SPOTLIGHTED PODCAST ALERT (YOUR ARTICLE BEGINS A FEW INCHES DOWN)...
On the season premiere of “Total Bellas” on Wednesday night on E!, John Cena was portrayed rather terribly. As a viewer, I was left wondering if he was really like this and thus totally unaware of how he comes across (or aware of it, but with a sense that others should conform to his meticulous house rules because he is who he is), or if this was amped up somewhat (or quite a bit) for the sake of manufacturing drama on the reality show. I genuinely don’t know.
I’m not writing this to come down on Cena for his odd list of strict guidelines for his houseguests (such as requiring no shoes except during his weekly attendance-required formal dinner or that they must fix their beds every morning no exceptions), or his implication that Brie Bella and Daniel Bryan’s little dog should be sent away because it nipped him. I’m writing this point out how much more fun it is to not know for sure that it was just Cena “playing a character” in order to “entertain the audience.”
Compare that to the previous night on “Talking Smack” on WWE Network. On that episode, Dolph Ziggler began the interview with Daniel Bryan and Renee Young by saying about his on-air personal, “My character, I work hard, but I don’t win too much.” Ziggler outright indicated that what you see on WWE TV isn’t really him, it’s created by writers.
Just a few minutes later he veered into kayfabe land by saying he decided to “put his career on the line (at No Mercy) to show if he’s as good as he thinks he is.” He said if he’s not contributing, he doesn’t want to be there. So one moment, he says that on Smackdown he is just playing a character on TV who works hard, but doesn’t win much. The next moment, he’s decided in real life to put his career on the line because if he can’t really win on Sunday, he doesn’t deserve or want to remain in WWE. He talked about “having a back-up plan,” which implied he isn’t sure whether he’s winning or losing on Sunday, you know, like it’s not scripted and he’s really fighting to win.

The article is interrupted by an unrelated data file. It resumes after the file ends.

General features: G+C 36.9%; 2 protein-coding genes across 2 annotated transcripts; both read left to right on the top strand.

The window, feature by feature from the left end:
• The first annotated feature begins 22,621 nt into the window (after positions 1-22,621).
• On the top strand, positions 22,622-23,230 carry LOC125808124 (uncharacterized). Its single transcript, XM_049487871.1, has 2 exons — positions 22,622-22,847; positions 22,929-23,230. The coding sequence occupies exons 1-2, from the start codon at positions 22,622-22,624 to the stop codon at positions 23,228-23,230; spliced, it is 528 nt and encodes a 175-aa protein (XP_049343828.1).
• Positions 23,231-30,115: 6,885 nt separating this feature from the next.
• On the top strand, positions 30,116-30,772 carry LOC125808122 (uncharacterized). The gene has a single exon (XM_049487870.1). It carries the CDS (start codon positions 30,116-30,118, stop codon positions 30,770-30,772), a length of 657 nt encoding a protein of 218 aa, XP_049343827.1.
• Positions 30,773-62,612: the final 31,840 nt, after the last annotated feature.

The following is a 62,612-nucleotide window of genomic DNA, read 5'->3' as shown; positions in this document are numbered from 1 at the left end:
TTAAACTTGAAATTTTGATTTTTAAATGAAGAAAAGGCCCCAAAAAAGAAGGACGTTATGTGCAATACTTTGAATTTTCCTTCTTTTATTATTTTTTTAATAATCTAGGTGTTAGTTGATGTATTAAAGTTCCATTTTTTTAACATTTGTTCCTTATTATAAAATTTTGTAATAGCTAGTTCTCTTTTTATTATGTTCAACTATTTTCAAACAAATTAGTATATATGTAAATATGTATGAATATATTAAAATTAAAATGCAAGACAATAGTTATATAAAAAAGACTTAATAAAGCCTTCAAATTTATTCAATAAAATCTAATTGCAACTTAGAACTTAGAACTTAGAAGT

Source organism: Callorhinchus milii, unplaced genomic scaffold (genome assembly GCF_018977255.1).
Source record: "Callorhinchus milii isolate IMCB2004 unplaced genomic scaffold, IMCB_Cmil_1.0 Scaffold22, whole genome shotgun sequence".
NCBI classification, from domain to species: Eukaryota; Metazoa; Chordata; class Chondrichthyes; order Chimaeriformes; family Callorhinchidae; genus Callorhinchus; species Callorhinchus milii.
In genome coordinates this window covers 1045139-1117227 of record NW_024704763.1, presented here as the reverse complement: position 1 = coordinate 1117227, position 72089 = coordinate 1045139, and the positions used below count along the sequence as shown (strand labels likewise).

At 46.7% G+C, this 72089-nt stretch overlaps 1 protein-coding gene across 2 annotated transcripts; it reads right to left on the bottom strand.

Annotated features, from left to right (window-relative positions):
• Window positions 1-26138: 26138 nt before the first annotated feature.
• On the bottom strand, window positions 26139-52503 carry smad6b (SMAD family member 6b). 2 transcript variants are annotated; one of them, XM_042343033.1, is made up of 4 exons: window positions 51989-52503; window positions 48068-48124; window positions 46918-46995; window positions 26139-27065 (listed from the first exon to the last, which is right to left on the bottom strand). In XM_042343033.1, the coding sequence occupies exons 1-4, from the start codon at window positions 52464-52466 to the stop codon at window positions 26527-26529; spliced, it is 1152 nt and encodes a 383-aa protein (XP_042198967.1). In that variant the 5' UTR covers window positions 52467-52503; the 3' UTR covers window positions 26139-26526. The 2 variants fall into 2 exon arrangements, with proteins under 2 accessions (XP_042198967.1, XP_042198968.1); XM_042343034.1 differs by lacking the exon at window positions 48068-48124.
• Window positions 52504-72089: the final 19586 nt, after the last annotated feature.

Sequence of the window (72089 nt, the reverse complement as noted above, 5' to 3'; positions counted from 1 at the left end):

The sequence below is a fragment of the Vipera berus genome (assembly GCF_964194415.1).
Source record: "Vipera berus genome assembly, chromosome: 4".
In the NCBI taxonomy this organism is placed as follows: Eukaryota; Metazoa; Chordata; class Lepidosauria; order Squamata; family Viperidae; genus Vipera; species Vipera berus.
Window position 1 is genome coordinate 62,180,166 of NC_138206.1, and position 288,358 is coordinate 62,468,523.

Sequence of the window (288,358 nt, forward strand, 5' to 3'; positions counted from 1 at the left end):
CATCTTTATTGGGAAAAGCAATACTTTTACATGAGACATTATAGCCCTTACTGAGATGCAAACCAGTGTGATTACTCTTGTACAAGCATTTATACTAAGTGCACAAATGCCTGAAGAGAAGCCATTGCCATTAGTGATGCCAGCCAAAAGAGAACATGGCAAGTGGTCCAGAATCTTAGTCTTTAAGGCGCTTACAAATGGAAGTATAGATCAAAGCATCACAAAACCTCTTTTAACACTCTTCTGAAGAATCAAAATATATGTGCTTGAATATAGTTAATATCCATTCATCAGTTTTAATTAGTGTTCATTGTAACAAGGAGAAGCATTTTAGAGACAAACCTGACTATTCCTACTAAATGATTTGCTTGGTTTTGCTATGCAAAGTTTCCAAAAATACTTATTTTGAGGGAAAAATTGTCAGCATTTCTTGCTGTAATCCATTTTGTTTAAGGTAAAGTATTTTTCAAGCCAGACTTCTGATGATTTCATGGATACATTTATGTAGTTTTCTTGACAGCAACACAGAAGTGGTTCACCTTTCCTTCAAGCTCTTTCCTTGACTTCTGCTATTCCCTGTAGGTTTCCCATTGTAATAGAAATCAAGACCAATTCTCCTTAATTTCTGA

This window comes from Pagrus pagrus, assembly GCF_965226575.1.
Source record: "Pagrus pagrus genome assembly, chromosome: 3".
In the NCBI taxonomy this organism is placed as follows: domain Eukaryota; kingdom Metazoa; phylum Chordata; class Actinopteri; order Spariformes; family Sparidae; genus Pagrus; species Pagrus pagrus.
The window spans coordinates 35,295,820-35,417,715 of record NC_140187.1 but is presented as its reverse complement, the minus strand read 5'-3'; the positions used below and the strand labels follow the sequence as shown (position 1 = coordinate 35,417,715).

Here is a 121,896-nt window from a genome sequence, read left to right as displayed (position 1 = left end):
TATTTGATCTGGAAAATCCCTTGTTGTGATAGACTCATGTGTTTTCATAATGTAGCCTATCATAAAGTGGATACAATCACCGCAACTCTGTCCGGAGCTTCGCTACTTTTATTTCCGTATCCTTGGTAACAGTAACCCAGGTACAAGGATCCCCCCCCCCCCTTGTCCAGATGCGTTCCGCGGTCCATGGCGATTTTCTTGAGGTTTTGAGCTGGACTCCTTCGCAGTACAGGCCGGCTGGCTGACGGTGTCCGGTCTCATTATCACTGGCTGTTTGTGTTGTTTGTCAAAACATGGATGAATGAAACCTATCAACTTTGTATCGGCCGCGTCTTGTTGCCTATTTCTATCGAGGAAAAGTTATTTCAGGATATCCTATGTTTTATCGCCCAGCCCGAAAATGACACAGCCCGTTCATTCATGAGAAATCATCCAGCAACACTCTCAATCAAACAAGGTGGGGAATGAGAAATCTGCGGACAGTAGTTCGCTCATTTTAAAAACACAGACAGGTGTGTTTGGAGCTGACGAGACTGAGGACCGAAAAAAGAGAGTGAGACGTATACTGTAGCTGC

The narrative structure with Ziggler was all over the map, which didn’t seem to go unnoticed by Bryan and Young. With Cena on “Total Bellas,” the narrative was consistent – Cena is a self-entitled priss who demands even of family and friends that things will be “just so” if you want to stay in his house.
The argument I hear when it comes to defending wrestlers breaking character on social media is that “everyone knows wrestling is scripted so who cares?” My counter argument is that pro wrestling has a lot to learn from reality TV. Reality TV doesn’t feature the characters on TV shows going on social media talking about the “character they play.” Sure, maybe a disgruntled former reality TV participant will talk about some producers steering them a certain way or of being poorly edited, but no star of a reality show goes on social media right after a show airs and jokes about “storylines” that are orchestrated on an episode, or joshes around in a friendly way with people they were feuding with on the just-complete episode.